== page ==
1900:The 1900s were a time of major development for the game of Polo.
The beginning of a new century opened doors for innovation and creativity in the arena of the game. It was in the year 1901 that West Point, the United States Military Academy went ahead with the introduction of Polo, and by the end of the decade, the game had spread to over 15 army posts actively engaged in the sport.
Lapolo ,20 September 2021
One of the greatest achievements came about with the induction of Polo in the summer Olympics at the 1900 games, and within a decade of that handicaps were introduced in both England and India in 1910. The beginning of the twentieth century also turned out prosperous for India as Kumar Dokal Singh won the P.A. Open Championship in 1906.
With the game of polo gaining recognition throughout the world among the common public as opposed to its earlier popularity as a regal game, a plethora of big and small polo clubs began to come up with the start of the twentieth century. In 1900 a few polo clubs came to be affiliated to the Polo Association in the United States, including the Camden Country Club, Squadron A Polo Club and the Great Neck Polo Club. The year 1902 witnessed the foundation of the Selangor Polo Club in Malaysia, the oldest in the country.
Winston Churchill and his love for the game of Polo
Polo ranked among one of the favorite sports of the influential Winston Churchill. Despite his departure from the home of Polo, he continued to love the game and often played it. In 1901, his first year in the parliament, the appointment book he kept showed notations for polo seven times in May at 3.30 mostly on Thursday and Saturday, including Crystal Palace on the 30th. His love for the sport wasn’t confined to biweekly games but transcended into a letter in 1902 written to St John Brodrick, Secretary of State for War as an argument against a proposed prohibition of inter-regimental polo tournaments.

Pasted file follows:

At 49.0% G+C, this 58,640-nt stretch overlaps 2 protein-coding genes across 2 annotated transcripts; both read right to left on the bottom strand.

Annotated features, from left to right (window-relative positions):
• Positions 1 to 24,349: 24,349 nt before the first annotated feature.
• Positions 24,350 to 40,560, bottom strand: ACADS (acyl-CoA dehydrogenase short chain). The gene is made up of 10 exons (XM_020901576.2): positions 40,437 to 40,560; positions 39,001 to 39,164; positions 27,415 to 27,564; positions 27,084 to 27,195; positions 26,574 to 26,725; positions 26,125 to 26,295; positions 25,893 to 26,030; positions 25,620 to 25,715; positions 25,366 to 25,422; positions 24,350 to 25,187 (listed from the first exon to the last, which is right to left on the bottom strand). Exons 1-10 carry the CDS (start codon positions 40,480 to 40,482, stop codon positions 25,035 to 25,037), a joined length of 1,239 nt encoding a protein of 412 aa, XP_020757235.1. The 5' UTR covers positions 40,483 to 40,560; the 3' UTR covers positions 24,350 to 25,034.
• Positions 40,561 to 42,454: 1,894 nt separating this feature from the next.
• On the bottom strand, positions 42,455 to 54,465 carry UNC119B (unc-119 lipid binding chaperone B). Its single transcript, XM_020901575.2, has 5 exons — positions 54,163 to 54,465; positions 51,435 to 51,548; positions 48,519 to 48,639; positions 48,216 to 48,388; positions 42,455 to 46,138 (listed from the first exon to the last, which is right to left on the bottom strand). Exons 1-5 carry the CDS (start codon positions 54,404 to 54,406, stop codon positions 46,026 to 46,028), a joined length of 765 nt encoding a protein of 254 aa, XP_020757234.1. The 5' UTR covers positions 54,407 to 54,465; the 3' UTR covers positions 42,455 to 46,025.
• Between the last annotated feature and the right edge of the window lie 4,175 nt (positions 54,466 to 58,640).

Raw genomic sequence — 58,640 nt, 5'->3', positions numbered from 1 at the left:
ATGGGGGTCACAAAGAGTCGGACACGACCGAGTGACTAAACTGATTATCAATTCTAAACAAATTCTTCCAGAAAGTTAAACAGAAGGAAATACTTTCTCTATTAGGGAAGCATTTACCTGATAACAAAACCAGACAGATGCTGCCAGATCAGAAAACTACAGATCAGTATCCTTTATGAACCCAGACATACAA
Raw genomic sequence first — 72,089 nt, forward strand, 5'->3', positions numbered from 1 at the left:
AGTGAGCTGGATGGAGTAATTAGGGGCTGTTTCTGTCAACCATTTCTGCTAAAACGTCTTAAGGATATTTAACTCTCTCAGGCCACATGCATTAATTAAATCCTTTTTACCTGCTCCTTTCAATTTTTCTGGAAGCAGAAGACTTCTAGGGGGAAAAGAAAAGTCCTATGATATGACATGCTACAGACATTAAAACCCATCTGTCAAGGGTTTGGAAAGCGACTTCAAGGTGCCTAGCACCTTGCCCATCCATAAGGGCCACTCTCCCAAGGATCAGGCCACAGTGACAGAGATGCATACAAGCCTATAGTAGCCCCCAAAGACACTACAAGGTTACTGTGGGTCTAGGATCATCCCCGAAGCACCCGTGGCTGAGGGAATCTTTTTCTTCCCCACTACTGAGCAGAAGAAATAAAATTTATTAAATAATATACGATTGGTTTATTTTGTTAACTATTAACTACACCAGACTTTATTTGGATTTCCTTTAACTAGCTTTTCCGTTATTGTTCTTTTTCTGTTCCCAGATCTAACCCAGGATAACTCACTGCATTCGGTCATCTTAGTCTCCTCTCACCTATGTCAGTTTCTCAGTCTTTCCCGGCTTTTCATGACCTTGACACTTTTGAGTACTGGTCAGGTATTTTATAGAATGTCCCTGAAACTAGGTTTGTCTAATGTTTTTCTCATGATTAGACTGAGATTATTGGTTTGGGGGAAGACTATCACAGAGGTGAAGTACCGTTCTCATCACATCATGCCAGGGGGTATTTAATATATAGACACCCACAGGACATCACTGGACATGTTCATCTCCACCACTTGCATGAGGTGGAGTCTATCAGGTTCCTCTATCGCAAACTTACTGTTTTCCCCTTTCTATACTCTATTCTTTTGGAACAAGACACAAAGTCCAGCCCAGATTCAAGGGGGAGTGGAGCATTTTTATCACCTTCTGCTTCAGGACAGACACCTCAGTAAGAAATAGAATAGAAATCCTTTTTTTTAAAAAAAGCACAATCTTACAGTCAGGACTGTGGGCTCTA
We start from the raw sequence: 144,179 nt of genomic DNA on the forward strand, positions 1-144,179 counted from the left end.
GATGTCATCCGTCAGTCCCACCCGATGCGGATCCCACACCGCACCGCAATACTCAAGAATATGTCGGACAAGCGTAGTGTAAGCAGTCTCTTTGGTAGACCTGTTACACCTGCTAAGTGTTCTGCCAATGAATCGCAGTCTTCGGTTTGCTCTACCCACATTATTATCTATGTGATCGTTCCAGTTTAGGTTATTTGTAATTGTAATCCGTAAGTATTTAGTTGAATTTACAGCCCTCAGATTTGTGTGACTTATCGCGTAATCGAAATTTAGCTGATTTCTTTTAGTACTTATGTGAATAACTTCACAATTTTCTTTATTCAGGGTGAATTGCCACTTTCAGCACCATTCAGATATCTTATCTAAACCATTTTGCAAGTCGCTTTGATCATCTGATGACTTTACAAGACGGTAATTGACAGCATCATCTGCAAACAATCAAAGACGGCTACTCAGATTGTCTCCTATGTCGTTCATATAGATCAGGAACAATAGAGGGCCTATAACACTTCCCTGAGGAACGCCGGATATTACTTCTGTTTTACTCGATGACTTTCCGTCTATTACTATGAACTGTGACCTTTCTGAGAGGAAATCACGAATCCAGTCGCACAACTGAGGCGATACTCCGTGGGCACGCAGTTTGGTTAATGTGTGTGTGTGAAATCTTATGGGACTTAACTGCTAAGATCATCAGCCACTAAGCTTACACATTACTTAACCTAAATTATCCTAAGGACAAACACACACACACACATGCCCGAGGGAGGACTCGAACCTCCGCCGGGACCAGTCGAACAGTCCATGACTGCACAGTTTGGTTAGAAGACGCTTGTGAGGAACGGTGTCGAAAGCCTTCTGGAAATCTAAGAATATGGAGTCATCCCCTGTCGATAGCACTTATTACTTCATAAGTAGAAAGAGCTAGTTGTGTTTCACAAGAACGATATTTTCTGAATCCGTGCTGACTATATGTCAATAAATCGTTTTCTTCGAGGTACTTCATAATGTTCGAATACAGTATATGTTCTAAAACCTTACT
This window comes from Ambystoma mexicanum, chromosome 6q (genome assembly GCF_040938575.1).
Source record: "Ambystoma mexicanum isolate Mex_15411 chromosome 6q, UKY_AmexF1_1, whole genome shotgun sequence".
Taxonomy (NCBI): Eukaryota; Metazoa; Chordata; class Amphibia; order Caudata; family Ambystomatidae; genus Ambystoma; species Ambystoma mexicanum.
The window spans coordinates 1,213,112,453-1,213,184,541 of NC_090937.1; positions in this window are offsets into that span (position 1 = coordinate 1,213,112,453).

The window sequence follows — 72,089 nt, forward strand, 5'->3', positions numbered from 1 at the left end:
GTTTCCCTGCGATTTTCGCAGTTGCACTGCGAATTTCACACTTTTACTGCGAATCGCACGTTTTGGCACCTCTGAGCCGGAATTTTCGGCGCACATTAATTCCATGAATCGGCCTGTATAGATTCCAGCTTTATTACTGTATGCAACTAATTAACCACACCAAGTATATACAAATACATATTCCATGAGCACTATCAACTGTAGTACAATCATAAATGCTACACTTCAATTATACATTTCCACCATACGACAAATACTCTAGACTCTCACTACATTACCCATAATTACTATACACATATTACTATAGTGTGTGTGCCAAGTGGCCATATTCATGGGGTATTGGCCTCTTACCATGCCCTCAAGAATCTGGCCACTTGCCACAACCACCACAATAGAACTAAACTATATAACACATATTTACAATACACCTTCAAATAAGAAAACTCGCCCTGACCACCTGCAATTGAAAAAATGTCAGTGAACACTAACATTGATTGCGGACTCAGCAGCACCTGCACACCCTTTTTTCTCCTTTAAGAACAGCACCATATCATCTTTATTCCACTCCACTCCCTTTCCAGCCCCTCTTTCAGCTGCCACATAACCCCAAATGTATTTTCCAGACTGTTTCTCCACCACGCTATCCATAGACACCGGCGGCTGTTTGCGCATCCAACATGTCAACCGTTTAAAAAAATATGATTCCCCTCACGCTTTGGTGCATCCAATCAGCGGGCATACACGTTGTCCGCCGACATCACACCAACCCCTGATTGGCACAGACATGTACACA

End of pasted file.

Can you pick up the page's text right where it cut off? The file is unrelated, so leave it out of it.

A special decade for the United States
The decade was a specifically successful one for the United States. In 1904, in New York City, the USA team defeated the British team in the first U.S. Open Polo Championship. Furthermore, England defended the Westchester Cup successfully in 1902, but the United States won in 1909.
After 1909, the style of the game also changed a bit from the relatively slow English form of play characterized by short, controlled hitting. Instead, American polo players used a long-hitting, fast-moving, wide-open style that transformed the sport. The rules of the two countries were eventually assimilated, with the United States adopting the English rule permitting a player to hook an opponent’s stick with his mallet, while the English abandoned their offside rule that forbade players preceding the ball.
The 1900s can today be seen as a decade that paved a way for the game of polo to become a world-renowned one in the years to follow.